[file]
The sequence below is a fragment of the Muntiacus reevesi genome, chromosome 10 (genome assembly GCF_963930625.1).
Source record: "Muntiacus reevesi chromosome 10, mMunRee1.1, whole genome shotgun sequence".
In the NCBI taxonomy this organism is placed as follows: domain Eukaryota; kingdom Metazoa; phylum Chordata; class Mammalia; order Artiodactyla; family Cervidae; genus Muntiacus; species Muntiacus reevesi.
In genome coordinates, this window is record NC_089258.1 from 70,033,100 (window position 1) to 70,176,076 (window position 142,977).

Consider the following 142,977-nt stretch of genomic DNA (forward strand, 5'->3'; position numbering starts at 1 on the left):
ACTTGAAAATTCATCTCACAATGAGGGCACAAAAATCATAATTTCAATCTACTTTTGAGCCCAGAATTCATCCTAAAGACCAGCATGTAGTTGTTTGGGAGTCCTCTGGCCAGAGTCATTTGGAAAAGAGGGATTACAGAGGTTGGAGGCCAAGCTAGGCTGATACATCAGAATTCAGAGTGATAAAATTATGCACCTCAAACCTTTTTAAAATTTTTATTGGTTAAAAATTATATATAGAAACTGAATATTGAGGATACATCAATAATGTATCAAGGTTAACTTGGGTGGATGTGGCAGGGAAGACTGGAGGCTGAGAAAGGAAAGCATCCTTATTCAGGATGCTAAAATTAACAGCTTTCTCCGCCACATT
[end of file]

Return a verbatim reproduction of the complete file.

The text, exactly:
The sequence below is a fragment of the Muntiacus reevesi genome, chromosome 10 (genome assembly GCF_963930625.1).
Source record: "Muntiacus reevesi chromosome 10, mMunRee1.1, whole genome shotgun sequence".
In the NCBI taxonomy this organism is placed as follows: domain Eukaryota; kingdom Metazoa; phylum Chordata; class Mammalia; order Artiodactyla; family Cervidae; genus Muntiacus; species Muntiacus reevesi.
In genome coordinates, this window is record NC_089258.1 from 70,033,100 (window position 1) to 70,176,076 (window position 142,977).

Consider the following 142,977-nt stretch of genomic DNA (forward strand, 5'->3'; position numbering starts at 1 on the left):
ACTTGAAAATTCATCTCACAATGAGGGCACAAAAATCATAATTTCAATCTACTTTTGAGCCCAGAATTCATCCTAAAGACCAGCATGTAGTTGTTTGGGAGTCCTCTGGCCAGAGTCATTTGGAAAAGAGGGATTACAGAGGTTGGAGGCCAAGCTAGGCTGATACATCAGAATTCAGAGTGATAAAATTATGCACCTCAAACCTTTTTAAAATTTTTATTGGTTAAAAATTATATATAGAAACTGAATATTGAGGATACATCAATAATGTATCAAGGTTAACTTGGGTGGATGTGGCAGGGAAGACTGGAGGCTGAGAAAGGAAAGCATCCTTATTCAGGATGCTAAAATTAACAGCTTTCTCCGCCACATT